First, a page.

Hawaii Mental Health providers offer free services
Leaders from the Hawaii Mental Health Pro Bono COVID-19 Project joined Mayor Kirk Caldwell today to announce a new program to provide support for the psychological well-being and mental health needs of individuals seeking help during the COVID-19 pandemic. The program, conceptualized by Dr. Lawrie Ignacio and Dr. Graham Taylor and coordinated by the Hawai‘i Psychological Association, offers free mental health services provided by a Pro Bono Service Provider to uninsured residents on Oahu and throughout the state. The Hawai‘i Mental Health Pro Bono COVID-19 Project is a multi-disciplinary initiative that unites several mental health care communities with the common goal of ensuring that more Hawai‘i residents have access to quality mental health care.
“This in an incredibly stressful time for all of us, but the COVID-19 pandemic has also brought out some of the best in our island community,” said Mayor Kirk Caldwell. “It’s very touching to see local residents stepping forward to take care of one another, and we can all be proud to stand with the Hawaii Psychological Association whose members are giving their time and talent freely to our underserved neighbors.”
Economic stress, social distancing and the constant stream of news related to COVID-19 is creating anxiety and stress across the nation. In response, many insurers and providers have opened up new opportunities for telehealth not previously available and some insurers are making mental health more accessible. Many residents may find that their insurance now covers the mental health services they need, and the providers in this program can help navigate that process to save the pro-bono slots for residents who have no access to insurance at all during a time of record unemployment.
“While our state faces unprecedented times during the COVID-19 pandemic, the Hawaii Mental Health Pro Bono COVID-19 Project realizes that the mental health and well-being of Hawai‘i’s residents is of upmost importance,” says Dr. Ray Folen, Executive Director of the Hawaii Psychological Association. “Everyone has something to give in this moment, and the Hawai‘i Mental Health Pro Bono COVID-19 Project is proud to provide mental health resources to residents who may not otherwise be able to afford it.”
To ensure proper physical distancing during the Mayor’s “Ho’oulu i Honolulu” Order, all therapy and counseling services under the program will be provided exclusively via online telehealth platforms. People can access the service on a first-come, first-serve basis by logging on to https://www.hawaiipsychology.org/ and clicking on the “Please click HERE for more information” link under the heading: Hawaii Mental Health Pro Bono COVID-19 Project. The link will direct the individual seeking services to a description page outlining the terms of the Project, where he or she can then click on another link to submit a request for services. Once a request is submitted, the individual seeking services will be contacted by a Project coordinator who will assist in linking the individual to an available provider.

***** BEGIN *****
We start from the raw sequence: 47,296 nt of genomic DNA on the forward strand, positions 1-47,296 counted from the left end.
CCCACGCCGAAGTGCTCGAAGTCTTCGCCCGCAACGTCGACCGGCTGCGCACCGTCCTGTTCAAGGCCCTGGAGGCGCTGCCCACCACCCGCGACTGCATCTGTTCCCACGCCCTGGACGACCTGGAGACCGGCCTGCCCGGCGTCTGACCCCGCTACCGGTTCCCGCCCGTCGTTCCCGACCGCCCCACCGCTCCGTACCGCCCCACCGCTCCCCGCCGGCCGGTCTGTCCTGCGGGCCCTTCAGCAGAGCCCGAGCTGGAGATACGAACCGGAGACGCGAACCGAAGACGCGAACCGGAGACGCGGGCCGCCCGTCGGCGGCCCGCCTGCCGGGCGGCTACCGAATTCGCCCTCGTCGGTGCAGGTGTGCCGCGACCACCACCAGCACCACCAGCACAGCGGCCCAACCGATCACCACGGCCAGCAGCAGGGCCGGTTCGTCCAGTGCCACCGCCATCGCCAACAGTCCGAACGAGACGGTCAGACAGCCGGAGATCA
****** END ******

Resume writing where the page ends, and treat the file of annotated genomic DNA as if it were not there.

“The COVID-19 crisis puts pressure on people from all walks of life across Hawaii – but especially folks who may have lost their income and health insurance along with their job,” said Dr. Lawrie Ignacio of the Hawaii Mental Health Pro Bono COVID-19 Project. “Dr. Taylor and I are coordinating this project to make sure that more of our residents have access to quality mental health care. We hope that this project will help to alleviate stress on those who need our help most.”
The Project coordinators are asking for patience up front from those seeking mental health services provided by the Hawai‘i Mental Health Pro Bono COVID-19 Project, as mental health providers are in high demand and matching requests with available providers at any given time may require a waiting period. The program does not offer a triage service, so interested residents may need to contact other community mental health services in order to secure timely services. Additionally, services being provided through the Hawaii Mental Health Pro Bono COVID-19 Project are not suitable for urgent and crisis situations as the Project will not be able to immediately connect individuals in severe distress with an available provider. Those experiencing severe distress, or an emergency, are asked to call emergency and crisis personnel who can provide an immediate response.
“Our personal resilience is all about staying connected, and our island resilience in the face of COVID-19 is directly related to how well we stay connected as a community,” said Josh Stanbro, Executive Director of the City and County of Honolulu Office of Climate Change, Sustainability and Resiliency. “One of the first actions we took as a City was to stand up a call center where residents who need information can speak to a real person instead of a recording or automated system. We may not always have the answers, but every conversation lets people know we’re all in this together—and now we have a resource to share with Oahu residents who need professional mental health.”
Along with the City’s 768-CITY information helpline, the City also created a website at www.oneoahu.org to provide information about Mayor Caldwell’s Emergency Order, provide updates on the availability of City services, and direct residents to quality, trusted COVID-19 healthcare information. For residents who do not find the information they are looking for on the website, residents can also email firstname.lastname@example.org to ask questions and get a response from City staff.
To learn more about the Hawaii Mental Health Pro Bono COVID-19 Project visit https://www.hawaiipsychology.org/